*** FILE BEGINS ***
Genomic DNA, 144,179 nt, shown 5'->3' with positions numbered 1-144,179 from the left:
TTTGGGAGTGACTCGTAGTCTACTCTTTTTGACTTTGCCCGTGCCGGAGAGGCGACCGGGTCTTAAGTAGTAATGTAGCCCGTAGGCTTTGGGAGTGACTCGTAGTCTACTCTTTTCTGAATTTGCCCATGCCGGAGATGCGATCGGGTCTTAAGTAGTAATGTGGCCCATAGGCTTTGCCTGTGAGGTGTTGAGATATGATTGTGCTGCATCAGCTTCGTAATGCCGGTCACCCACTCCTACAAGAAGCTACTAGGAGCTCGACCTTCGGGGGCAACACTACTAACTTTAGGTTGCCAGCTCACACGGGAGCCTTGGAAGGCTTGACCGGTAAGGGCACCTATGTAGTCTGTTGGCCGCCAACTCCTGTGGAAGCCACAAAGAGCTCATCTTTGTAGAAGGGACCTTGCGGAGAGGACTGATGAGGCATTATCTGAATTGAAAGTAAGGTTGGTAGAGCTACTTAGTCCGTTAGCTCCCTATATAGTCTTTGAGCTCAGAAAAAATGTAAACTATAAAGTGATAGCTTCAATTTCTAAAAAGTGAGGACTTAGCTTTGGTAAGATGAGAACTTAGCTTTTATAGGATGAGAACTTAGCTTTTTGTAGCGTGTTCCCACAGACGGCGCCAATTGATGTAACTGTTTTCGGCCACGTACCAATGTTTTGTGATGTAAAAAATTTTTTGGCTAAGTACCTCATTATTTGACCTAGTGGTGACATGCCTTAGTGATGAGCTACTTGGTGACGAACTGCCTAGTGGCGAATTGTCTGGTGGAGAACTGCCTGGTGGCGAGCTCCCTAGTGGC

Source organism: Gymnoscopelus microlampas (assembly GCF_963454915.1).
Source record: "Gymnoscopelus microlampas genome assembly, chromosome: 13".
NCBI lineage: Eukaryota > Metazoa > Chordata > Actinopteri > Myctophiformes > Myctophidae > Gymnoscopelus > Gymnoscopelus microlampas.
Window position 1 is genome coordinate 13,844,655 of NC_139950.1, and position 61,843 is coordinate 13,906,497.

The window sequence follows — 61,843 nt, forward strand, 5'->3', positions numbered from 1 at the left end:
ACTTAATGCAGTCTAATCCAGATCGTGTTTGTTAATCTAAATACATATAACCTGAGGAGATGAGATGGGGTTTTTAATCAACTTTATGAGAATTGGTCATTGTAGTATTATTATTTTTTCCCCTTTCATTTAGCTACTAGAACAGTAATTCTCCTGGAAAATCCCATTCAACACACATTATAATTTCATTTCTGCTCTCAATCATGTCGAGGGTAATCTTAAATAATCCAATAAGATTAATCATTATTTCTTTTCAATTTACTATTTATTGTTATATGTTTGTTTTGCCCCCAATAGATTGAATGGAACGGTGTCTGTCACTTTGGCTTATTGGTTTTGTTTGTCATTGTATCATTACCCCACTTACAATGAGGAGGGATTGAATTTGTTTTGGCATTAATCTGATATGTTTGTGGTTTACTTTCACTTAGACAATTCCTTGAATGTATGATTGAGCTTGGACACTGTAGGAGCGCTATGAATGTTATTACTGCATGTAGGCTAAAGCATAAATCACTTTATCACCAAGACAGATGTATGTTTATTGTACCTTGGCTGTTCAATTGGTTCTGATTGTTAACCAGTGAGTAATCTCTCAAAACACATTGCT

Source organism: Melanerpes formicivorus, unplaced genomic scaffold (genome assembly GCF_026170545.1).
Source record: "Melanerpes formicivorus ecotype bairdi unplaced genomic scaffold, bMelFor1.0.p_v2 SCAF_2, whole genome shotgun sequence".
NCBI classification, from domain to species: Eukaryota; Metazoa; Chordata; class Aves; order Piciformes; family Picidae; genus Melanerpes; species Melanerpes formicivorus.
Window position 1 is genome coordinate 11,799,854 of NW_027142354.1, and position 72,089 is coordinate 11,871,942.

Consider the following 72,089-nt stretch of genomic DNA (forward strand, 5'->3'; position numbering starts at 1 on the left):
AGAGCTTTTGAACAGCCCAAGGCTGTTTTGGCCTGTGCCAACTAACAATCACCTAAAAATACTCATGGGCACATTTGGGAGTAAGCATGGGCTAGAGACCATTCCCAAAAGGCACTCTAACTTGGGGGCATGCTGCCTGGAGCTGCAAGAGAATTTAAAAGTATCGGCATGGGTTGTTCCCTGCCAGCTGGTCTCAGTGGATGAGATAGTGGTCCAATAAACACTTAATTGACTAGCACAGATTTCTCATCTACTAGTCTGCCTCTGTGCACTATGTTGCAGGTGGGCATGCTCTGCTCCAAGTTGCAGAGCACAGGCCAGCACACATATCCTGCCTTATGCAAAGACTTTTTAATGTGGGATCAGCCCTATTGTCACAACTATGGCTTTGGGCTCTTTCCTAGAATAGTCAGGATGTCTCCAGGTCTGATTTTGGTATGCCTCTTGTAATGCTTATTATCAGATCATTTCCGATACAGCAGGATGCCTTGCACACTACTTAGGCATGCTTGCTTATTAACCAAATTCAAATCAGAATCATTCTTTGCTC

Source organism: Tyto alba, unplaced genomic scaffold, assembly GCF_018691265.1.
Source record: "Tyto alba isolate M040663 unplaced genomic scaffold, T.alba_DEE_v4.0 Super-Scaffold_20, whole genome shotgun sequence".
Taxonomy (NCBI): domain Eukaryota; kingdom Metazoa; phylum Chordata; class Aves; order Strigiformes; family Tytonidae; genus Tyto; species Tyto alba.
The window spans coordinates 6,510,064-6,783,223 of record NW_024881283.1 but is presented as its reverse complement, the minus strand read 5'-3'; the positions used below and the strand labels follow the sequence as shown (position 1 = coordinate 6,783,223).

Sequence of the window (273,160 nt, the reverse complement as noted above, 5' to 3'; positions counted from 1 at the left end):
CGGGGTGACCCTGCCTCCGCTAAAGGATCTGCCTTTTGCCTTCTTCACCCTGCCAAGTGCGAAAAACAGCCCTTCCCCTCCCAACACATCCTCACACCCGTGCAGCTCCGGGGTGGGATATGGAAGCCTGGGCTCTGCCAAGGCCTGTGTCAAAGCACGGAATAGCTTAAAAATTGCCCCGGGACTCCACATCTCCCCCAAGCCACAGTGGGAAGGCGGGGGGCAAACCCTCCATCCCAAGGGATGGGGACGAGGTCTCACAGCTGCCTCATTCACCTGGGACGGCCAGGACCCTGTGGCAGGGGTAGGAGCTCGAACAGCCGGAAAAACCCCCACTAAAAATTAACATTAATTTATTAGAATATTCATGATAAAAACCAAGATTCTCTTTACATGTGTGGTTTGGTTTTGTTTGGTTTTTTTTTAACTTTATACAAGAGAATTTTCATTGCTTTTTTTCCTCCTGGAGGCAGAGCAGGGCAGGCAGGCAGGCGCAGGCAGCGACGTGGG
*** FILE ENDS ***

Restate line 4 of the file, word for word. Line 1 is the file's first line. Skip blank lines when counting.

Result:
Source record: "Gymnoscopelus microlampas genome assembly, chromosome: 13".